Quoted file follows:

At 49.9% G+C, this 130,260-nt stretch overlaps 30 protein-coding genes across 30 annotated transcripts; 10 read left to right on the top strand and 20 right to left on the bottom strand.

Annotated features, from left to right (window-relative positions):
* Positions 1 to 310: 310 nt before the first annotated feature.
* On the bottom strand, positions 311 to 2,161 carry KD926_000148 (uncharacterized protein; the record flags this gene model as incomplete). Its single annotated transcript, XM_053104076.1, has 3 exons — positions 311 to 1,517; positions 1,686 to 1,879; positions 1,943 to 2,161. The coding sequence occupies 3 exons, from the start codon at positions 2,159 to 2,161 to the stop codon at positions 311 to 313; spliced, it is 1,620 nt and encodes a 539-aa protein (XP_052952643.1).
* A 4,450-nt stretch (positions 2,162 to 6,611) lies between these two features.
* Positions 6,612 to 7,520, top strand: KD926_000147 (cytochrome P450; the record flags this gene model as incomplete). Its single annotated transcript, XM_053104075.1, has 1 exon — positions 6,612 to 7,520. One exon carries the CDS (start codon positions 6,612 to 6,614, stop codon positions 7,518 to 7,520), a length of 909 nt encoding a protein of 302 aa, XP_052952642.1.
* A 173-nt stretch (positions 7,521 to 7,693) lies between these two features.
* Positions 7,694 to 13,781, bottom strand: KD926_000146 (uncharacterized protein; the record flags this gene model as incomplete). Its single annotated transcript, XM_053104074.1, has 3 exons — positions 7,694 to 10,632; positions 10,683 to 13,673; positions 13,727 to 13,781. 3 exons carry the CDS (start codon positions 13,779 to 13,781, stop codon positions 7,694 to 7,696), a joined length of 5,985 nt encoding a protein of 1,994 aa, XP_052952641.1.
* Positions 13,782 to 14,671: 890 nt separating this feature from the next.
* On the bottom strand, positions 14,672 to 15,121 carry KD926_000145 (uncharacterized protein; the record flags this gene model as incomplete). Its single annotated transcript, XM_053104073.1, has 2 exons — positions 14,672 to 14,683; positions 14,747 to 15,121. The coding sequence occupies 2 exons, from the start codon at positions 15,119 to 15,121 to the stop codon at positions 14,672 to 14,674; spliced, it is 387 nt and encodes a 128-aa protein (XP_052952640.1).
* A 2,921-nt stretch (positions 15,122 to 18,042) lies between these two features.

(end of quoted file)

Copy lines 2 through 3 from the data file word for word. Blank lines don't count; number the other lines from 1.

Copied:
Annotated features, from left to right (window-relative positions):
* Positions 1 to 310: 310 nt before the first annotated feature.